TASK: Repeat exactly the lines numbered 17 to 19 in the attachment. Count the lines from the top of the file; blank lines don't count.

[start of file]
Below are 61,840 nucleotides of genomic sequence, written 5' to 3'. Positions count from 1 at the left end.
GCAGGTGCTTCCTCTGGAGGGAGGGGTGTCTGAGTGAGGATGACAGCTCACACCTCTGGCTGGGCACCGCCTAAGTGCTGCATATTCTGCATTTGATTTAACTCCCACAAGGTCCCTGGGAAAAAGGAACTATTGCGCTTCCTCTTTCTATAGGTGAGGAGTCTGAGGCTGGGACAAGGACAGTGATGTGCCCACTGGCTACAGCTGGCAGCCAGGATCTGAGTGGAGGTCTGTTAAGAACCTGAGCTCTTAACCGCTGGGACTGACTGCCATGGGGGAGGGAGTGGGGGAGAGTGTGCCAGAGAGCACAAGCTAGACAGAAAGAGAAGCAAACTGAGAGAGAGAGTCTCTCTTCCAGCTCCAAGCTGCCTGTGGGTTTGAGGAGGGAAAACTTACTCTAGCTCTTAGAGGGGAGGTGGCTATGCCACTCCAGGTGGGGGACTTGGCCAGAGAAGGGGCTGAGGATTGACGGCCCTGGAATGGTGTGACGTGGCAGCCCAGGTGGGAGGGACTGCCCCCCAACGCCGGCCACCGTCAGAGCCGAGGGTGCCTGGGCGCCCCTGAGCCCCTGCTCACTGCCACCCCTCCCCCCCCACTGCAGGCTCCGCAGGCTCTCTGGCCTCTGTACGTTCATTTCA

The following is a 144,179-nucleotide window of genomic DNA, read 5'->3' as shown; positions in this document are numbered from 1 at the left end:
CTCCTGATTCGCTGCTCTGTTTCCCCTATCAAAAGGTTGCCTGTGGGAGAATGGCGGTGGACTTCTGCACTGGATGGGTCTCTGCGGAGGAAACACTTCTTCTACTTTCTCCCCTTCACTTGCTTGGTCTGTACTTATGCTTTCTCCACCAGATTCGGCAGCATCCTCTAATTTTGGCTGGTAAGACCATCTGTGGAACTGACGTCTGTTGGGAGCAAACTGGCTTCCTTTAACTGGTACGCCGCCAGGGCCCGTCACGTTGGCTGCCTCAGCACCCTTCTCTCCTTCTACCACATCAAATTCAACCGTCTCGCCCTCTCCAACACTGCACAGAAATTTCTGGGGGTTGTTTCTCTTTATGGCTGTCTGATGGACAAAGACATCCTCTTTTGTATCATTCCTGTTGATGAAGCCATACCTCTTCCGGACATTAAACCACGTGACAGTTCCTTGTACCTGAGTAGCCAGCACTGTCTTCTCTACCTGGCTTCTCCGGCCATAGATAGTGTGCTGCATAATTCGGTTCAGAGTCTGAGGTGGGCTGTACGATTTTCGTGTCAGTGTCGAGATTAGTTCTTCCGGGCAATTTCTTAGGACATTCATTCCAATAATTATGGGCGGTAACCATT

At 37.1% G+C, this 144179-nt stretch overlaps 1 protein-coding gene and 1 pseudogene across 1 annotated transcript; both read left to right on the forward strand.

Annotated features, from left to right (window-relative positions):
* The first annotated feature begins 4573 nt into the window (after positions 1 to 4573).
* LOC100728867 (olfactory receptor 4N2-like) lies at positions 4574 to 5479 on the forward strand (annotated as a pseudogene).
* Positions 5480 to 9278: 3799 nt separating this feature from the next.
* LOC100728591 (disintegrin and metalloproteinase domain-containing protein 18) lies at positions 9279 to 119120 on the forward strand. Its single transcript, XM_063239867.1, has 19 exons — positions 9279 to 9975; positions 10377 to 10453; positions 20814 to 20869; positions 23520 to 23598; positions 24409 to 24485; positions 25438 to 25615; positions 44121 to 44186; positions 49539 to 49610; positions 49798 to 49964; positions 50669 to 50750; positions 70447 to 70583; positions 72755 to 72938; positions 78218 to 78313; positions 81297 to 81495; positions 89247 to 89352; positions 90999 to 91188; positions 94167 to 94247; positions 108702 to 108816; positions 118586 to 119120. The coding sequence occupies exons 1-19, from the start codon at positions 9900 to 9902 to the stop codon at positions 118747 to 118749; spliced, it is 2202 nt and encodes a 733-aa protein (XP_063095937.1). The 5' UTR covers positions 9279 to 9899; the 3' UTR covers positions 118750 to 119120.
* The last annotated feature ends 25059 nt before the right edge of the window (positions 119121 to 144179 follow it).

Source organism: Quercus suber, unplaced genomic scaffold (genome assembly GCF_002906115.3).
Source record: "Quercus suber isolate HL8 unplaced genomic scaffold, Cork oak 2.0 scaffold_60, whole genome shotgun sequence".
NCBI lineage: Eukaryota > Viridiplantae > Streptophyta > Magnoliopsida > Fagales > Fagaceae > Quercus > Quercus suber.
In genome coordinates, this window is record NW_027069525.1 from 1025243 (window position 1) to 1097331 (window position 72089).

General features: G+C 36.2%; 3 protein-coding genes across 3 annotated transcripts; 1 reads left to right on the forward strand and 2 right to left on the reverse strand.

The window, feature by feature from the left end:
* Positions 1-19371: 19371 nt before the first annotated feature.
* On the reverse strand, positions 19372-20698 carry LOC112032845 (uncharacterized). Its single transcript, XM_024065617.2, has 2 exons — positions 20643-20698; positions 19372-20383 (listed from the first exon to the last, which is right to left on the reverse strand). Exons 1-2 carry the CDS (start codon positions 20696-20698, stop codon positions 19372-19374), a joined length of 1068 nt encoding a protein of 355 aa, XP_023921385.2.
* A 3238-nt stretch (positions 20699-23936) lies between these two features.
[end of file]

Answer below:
The window, feature by feature from the left end:
* Positions 1-19371: 19371 nt before the first annotated feature.
* On the reverse strand, positions 19372-20698 carry LOC112032845 (uncharacterized). Its single transcript, XM_024065617.2, has 2 exons — positions 20643-20698; positions 19372-20383 (listed from the first exon to the last, which is right to left on the reverse strand). Exons 1-2 carry the CDS (start codon positions 20696-20698, stop codon positions 19372-19374), a joined length of 1068 nt encoding a protein of 355 aa, XP_023921385.2.